I didn't recognize the insignia on the man's uniform. He was so high up that his rank didn't officially exist, that he didn't officially exist.
"The key, Michael,” he said, “I need to know where you hid the key."
"I don't know. Don't remember. It was so long ago. Why does it matter? The war's over now. The Unit is gone. The Citadel is gone. Why does the key still matter?"
"You don't need to know why, Michael. You really don't need to know."
He stressed the word 'really', stressed it in such a way that a shiver went all the way through me.
"So much happened that day," I said, "So many people died. I saw some of them, beside me, watched them take a bullet and curl up in throes of agony. I remember every bloody second of every bloody death, but I don't remember what I did with the damn key."
"Dr. Grayson is here to help you," was all he said in reply, gesturing to a white haired man in a white coat. "He's going to hypnotize you, help you to remember."
I said nothing, just sat and watched as the old man started to sway his watch back and forth across my line of vision. "You are feeling sleepy, Michael," he said. "I want you to relax and step back into that day. The day you were given the key."
I was feeling sleepy. The watch was making me confused and dizzy. I closed my eyes to regain control of my senses. When I opened them I was back in the Unit.
I realized that Colonel Throwback was in front of me and clicked my heels as I straightened to attention and saluted. He waved aside my formalities.
"No time for that, soldier. The Citadel is nearly taken. When they capture me, which they will, they will do anything to get this key."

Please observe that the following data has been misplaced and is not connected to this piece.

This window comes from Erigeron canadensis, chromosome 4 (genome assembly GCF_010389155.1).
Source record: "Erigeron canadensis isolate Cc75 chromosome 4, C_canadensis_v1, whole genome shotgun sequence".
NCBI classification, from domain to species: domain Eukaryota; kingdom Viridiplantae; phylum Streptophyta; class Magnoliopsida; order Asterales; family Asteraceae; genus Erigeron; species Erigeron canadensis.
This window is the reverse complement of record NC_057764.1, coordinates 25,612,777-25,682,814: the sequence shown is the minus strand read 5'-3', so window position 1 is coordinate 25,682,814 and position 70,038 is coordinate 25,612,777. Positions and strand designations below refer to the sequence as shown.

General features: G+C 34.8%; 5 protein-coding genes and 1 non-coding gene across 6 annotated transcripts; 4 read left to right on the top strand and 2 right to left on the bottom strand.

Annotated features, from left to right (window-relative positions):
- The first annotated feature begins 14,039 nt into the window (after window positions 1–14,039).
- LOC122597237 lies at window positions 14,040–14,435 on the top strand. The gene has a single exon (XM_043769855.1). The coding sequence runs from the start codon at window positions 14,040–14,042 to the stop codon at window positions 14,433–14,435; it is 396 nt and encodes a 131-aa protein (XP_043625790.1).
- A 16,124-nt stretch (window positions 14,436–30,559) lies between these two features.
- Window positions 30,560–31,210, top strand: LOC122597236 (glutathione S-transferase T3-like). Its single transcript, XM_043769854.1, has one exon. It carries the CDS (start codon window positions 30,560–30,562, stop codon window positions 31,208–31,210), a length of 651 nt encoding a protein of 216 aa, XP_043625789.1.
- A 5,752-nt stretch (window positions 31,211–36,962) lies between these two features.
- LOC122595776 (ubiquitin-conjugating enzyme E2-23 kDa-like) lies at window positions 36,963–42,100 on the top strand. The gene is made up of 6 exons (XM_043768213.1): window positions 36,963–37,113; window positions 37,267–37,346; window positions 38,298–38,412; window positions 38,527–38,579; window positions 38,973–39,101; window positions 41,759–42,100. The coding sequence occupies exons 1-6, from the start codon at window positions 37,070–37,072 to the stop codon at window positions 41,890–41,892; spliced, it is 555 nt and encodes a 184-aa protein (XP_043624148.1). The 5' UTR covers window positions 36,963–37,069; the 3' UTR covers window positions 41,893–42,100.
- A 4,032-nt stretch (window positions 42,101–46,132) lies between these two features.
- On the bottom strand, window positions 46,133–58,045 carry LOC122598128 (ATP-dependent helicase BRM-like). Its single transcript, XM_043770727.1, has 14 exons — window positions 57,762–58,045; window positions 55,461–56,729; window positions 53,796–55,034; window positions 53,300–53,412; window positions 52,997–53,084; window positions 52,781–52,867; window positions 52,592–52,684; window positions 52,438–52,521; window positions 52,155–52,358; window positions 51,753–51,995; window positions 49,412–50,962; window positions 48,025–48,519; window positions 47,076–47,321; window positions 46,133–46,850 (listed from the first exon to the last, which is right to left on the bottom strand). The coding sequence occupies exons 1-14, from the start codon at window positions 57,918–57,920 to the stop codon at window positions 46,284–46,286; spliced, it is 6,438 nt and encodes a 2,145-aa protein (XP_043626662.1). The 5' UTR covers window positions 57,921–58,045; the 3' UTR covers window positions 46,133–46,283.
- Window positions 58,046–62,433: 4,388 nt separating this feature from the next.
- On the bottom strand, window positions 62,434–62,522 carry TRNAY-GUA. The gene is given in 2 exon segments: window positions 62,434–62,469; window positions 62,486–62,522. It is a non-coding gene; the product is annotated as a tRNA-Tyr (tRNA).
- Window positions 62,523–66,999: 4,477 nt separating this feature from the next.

The key was on a chain round his neck. As he spoke, he removed it and handed it to me.
"The enemy is pretty ruthless," he said, "and will torture me in ways I simply can't imagine. I just know it won't be pleasant."
He paused to sigh. At this point our hands touched, the key passed from his to mine. I felt it cold and metallic in my palm and did all I could to stave off panic.
"I'd like to think I could withstand the pain, hide the key someplace and keep it a secret. But that level of pain, nothing can prepare you for it. The key isn't safe if I know where it is, or if I know to whom I've given it. Don't ever tell me your name soldier."
With that he turned and walked off. Walked off with an assured step, even though he knew his fate: death in the most painful way imaginable. No, not even imaginable, torture so perverse no human mind could even conceive of it. Yet I could even perceive a spring in his step. They would win the day, would win the battle, would win total control over every cell in his body, but the key was safe.
Safe in my hand!
I turned and fled. I knew exactly where to hide it. At one point as I was running, a sergeant ordered me to stop, but I ran straight past. "Errand for the Colonel, Sir," I shouted. I got a kick from this, from ignoring authority, something I'd not dared to do in the two years I'd been in the Unit.
The canteen was empty of all life, everyone else was busy fighting. I walked up to the Coca Cola machine in the corner. I put the key to my lips, a goodbye kiss, and inserted it into the coin slot. I heard it rattle down to the money tray below.
Panic froze me. Christ, I'm stupid; I should've checked there was no-one watching. I turned around, nothing, nobody. I was all alone. I realized what had made the noise; the machine had released a can of Coke. I took it out of the dispensing tray and placed it in the internal pocket of my uniform, for later.
I left the canteen and returned to the front line; 477 men lost their lives that day and I saw many of them die. Again. I watched them all die for a second time, knew when each death was going to happen and there was nothing I could do to save any of them.
Eventually we had lost and the few of us that survived waited to be captured.
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